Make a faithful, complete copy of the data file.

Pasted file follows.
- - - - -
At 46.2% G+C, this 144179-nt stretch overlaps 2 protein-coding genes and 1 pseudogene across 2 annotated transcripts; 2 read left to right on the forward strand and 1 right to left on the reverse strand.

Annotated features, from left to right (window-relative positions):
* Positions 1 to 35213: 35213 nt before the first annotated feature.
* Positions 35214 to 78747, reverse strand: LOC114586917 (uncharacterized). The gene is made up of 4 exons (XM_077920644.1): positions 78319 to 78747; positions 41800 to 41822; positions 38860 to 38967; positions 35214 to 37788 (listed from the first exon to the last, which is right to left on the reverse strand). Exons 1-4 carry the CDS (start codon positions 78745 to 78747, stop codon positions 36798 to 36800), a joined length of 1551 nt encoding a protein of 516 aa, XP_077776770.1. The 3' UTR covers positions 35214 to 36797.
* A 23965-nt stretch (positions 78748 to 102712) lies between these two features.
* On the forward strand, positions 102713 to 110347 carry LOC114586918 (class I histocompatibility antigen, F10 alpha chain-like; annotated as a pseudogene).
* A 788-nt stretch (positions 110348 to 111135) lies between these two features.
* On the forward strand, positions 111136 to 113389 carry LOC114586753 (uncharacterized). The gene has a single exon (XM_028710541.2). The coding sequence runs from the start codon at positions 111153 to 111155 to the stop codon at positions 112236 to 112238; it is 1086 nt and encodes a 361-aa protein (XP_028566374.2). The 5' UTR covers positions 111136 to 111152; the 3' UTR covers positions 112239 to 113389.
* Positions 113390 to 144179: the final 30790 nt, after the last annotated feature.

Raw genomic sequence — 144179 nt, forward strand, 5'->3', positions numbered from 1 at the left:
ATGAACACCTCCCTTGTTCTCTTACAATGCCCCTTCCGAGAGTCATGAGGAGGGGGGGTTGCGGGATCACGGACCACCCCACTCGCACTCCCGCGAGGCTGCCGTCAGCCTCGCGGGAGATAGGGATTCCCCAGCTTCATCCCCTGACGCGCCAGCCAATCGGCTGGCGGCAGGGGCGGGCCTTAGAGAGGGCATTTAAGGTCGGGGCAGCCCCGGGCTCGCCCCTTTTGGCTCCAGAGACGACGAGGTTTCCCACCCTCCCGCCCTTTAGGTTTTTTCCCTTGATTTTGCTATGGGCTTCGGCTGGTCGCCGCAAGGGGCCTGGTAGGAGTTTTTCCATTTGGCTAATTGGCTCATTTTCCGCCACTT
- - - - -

At 46.2% G+C, this 144179-nt stretch overlaps 2 protein-coding genes and 1 pseudogene across 2 annotated transcripts; 2 read left to right on the forward strand and 1 right to left on the reverse strand.

Annotated features, from left to right (window-relative positions):
* Positions 1 to 35213: 35213 nt before the first annotated feature.
* Positions 35214 to 78747, reverse strand: LOC114586917 (uncharacterized). The gene is made up of 4 exons (XM_077920644.1): positions 78319 to 78747; positions 41800 to 41822; positions 38860 to 38967; positions 35214 to 37788 (listed from the first exon to the last, which is right to left on the reverse strand). Exons 1-4 carry the CDS (start codon positions 78745 to 78747, stop codon positions 36798 to 36800), a joined length of 1551 nt encoding a protein of 516 aa, XP_077776770.1. The 3' UTR covers positions 35214 to 36797.
* A 23965-nt stretch (positions 78748 to 102712) lies between these two features.
* On the forward strand, positions 102713 to 110347 carry LOC114586918 (class I histocompatibility antigen, F10 alpha chain-like; annotated as a pseudogene).
* A 788-nt stretch (positions 110348 to 111135) lies between these two features.
* On the forward strand, positions 111136 to 113389 carry LOC114586753 (uncharacterized). The gene has a single exon (XM_028710541.2). The coding sequence runs from the start codon at positions 111153 to 111155 to the stop codon at positions 112236 to 112238; it is 1086 nt and encodes a 361-aa protein (XP_028566374.2). The 5' UTR covers positions 111136 to 111152; the 3' UTR covers positions 112239 to 113389.
* Positions 113390 to 144179: the final 30790 nt, after the last annotated feature.

Raw genomic sequence — 144179 nt, forward strand, 5'->3', positions numbered from 1 at the left:
ATGAACACCTCCCTTGTTCTCTTACAATGCCCCTTCCGAGAGTCATGAGGAGGGGGGGTTGCGGGATCACGGACCACCCCACTCGCACTCCCGCGAGGCTGCCGTCAGCCTCGCGGGAGATAGGGATTCCCCAGCTTCATCCCCTGACGCGCCAGCCAATCGGCTGGCGGCAGGGGCGGGCCTTAGAGAGGGCATTTAAGGTCGGGGCAGCCCCGGGCTCGCCCCTTTTGGCTCCAGAGACGACGAGGTTTCCCACCCTCCCGCCCTTTAGGTTTTTTCCCTTGATTTTGCTATGGGCTTCGGCTGGTCGCCGCAAGGGGCCTGGTAGGAGTTTTTCCATTTGGCTAATTGGCTCATTTTCCGCCACTT